TOKYO Drawing on existing IC technology licensing deals, Sanyo Electric Co. Ltd. announced it has designed an ARM-based microcontroller architecture with integrated split-gate flash memory aimed at makers of PC peripherals.
Unlike mask ROM, flash memory is reprogrammable, but the addition of flash to an MCU can be difficult due to process technology differences between the logic and flash memory portions of a chip. Flash also requires rigorous testing, said Toru Akiyama, general manager of Sanyo's MOS LSI division.
The LC67F5000, Sanyo's first device in a planned family, will include 5-Mbits of flash memory based on the split-gate memory cell which Sanyo licensed several years ago from Silicon Storage Technology Inc. (Sunnyvale, Calf.). Sanyo said the split-gate flash should reduce excessive data erase during operation. Though similar in size to a single-transistor stacked gate cell, the split-gate cell is isolated from the bit line to pr event over-erasing during high-voltage operation, according to SST.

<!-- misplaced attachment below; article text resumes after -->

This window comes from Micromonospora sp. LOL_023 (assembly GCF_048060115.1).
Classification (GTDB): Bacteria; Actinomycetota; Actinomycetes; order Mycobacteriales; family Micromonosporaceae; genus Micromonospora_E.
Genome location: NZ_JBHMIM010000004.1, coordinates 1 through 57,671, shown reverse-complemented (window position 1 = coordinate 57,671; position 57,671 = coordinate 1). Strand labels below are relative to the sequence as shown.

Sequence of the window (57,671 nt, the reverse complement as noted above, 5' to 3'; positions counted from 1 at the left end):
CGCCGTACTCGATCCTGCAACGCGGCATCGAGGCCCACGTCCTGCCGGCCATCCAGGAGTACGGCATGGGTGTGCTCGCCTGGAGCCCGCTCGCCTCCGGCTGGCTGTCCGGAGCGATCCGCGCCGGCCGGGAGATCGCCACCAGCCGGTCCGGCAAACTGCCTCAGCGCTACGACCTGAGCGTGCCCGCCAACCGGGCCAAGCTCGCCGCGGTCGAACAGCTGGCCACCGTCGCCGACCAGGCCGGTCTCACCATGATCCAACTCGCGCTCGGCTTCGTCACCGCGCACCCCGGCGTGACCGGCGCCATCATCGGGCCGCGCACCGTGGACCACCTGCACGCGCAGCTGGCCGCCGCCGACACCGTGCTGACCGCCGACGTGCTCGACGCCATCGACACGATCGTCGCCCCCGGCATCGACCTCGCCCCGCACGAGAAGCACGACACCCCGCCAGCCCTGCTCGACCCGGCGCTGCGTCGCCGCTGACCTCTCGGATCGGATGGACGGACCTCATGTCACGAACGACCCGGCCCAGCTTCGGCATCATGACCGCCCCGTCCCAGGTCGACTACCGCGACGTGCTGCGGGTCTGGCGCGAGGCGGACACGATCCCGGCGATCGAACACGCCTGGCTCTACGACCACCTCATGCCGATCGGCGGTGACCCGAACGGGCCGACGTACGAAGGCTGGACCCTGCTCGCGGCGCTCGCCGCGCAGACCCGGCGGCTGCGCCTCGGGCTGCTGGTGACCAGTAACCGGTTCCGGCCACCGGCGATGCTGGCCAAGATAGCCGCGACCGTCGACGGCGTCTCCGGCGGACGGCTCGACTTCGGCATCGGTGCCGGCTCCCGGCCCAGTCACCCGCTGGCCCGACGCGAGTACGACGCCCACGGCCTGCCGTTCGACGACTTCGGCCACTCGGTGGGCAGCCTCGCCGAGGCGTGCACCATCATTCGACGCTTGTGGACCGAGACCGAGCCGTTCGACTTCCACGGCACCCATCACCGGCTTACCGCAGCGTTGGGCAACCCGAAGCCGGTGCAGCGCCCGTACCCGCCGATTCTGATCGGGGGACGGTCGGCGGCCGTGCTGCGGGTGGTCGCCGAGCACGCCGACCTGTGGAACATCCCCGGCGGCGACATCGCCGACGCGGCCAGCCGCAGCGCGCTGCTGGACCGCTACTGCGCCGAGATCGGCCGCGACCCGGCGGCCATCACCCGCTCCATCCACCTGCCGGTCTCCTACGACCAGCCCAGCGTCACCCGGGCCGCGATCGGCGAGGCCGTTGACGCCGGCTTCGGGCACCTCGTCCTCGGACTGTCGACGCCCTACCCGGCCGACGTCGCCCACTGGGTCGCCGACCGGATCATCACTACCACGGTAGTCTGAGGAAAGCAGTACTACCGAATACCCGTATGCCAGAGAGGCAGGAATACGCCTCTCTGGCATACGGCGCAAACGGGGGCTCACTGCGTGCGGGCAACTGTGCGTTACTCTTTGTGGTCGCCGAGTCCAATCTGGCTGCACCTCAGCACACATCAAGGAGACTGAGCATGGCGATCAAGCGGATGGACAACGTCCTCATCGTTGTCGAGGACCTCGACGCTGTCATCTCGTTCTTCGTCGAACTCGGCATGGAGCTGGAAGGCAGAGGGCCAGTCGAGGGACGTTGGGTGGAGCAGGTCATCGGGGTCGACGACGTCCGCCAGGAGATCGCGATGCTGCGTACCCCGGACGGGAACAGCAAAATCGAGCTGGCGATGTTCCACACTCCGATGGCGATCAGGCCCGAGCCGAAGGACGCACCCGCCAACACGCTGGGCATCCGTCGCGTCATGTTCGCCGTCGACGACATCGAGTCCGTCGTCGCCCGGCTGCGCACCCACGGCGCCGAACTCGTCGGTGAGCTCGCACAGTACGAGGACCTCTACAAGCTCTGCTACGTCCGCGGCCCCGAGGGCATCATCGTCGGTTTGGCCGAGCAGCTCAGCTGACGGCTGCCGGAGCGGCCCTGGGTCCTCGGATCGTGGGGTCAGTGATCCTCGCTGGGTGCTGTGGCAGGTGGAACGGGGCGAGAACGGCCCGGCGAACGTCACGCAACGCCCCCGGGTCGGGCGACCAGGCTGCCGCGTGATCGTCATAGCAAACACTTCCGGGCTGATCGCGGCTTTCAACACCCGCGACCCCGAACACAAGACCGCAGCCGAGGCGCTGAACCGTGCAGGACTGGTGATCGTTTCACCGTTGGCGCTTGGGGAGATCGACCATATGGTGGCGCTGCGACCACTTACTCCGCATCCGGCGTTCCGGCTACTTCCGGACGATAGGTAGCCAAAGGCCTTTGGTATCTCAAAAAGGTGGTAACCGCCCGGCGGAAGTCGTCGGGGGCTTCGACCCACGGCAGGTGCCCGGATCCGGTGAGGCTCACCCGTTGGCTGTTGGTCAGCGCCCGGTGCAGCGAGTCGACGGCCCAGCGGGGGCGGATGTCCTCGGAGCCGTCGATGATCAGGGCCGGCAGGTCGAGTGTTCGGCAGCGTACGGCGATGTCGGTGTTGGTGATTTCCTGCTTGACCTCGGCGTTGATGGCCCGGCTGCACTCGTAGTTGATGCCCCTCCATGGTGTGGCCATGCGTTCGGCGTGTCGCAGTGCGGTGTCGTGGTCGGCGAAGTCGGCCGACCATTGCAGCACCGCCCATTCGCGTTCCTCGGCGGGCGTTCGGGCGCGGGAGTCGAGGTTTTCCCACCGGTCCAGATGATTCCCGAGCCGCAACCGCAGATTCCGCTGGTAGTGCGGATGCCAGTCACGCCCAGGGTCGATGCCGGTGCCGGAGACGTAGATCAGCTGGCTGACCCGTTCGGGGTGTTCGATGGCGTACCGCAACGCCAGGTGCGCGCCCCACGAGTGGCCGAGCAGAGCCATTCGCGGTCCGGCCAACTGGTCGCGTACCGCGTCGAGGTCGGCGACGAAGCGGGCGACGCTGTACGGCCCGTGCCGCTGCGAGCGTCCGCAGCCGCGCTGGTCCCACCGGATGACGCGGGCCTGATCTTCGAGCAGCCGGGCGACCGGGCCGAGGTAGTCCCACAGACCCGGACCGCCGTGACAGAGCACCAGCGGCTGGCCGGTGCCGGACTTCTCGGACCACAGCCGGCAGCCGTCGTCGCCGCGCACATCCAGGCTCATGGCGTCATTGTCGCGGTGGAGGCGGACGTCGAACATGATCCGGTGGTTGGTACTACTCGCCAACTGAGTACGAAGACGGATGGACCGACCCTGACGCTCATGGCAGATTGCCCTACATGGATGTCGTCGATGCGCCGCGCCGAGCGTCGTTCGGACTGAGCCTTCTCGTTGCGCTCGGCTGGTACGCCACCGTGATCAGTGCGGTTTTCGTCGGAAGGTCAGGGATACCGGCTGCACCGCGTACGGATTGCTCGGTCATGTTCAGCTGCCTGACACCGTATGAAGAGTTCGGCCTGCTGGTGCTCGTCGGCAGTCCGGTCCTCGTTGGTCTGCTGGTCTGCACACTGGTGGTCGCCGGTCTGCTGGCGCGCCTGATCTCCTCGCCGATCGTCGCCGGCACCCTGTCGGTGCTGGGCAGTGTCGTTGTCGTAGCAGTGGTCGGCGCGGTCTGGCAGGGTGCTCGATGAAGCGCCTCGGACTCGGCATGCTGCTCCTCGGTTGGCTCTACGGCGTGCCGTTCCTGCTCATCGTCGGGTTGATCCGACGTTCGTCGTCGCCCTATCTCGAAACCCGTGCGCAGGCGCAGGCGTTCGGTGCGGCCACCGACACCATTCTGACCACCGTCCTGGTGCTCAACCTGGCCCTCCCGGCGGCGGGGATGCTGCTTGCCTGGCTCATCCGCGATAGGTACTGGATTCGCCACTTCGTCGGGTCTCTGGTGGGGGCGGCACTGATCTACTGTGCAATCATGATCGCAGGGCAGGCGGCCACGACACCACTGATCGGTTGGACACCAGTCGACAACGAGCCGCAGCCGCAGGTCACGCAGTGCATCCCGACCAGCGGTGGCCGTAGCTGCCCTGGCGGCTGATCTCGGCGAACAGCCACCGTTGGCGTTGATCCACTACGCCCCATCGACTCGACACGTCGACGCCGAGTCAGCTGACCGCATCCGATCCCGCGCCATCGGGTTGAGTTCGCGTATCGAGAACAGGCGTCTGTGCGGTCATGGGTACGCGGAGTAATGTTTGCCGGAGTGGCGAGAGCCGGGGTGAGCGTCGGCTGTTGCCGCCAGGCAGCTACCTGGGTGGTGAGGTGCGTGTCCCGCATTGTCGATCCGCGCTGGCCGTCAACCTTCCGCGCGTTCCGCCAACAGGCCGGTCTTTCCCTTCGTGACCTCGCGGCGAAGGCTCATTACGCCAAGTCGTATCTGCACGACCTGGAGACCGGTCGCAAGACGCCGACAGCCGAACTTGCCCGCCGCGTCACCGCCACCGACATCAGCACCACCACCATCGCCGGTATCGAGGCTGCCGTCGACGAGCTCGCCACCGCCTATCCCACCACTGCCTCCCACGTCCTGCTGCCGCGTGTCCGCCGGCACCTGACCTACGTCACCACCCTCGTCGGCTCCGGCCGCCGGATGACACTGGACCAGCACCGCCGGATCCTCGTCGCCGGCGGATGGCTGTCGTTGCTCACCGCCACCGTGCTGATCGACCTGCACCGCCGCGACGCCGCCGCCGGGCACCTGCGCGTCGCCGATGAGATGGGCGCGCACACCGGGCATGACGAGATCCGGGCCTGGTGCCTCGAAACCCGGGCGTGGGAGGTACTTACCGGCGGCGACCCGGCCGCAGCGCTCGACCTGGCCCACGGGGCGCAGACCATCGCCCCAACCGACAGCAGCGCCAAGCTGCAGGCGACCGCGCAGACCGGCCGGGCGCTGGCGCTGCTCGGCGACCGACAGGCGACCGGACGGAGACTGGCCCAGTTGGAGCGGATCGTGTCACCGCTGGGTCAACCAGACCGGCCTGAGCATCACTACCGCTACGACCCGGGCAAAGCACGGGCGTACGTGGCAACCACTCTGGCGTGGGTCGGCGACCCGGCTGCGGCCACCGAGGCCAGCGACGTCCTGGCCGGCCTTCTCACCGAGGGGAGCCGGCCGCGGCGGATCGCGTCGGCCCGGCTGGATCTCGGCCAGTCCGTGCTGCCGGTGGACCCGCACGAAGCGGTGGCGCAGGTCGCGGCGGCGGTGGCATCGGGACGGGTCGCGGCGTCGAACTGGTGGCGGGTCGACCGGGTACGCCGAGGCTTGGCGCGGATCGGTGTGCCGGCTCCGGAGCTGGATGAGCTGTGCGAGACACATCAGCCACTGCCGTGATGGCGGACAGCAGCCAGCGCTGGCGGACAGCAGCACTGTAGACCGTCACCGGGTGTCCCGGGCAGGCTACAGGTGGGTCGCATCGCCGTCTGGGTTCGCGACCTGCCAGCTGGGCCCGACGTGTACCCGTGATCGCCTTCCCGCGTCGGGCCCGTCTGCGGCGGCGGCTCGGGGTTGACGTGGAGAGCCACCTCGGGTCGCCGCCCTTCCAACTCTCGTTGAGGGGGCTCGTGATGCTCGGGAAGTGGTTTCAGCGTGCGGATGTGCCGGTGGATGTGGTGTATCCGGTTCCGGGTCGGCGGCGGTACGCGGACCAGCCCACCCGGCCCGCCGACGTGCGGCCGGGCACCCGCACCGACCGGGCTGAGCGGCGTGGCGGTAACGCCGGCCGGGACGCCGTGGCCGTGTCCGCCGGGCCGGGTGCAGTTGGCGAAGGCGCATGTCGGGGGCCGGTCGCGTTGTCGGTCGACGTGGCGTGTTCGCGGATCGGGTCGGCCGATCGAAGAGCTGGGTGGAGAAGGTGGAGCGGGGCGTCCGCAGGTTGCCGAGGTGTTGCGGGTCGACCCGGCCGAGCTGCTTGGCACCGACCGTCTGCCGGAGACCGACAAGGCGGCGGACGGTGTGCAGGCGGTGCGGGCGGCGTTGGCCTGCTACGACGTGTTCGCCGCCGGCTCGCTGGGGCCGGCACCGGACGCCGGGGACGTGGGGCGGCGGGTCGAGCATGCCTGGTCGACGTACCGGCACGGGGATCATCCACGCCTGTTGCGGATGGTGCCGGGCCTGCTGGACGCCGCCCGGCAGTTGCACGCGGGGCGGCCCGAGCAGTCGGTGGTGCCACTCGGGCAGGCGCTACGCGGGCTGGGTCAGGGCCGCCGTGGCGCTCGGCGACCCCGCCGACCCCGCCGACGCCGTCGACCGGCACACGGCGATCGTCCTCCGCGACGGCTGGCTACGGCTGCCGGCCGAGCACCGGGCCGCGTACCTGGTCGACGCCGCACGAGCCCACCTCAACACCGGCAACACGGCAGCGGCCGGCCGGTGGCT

The device's MCU is based on the ARM7TDMI core, which Sanyo licensed last year from ARM Ltd. The 3.3-volt chip also includes 256-kbits of SRAM, an 8-bit A/D converter, UART, 16-bit timer and DMA.
Sanyo will introduce variations of the MCU architecture as it ports the design to newer process technologies. The company plans to build the initial devices with a 0.35-micron process technology, and will later migrate to 0.25- and 0.18-micron processes. Sanyo plans future devices that will include 60,000 to 200,000 random logic gates and different configurations of flash and SRAM.
Housed in a TQFP-100 package, the LC67F5000 will be available in sample quantities for about $36 each beginning in October. Volume production is slated to begin next January.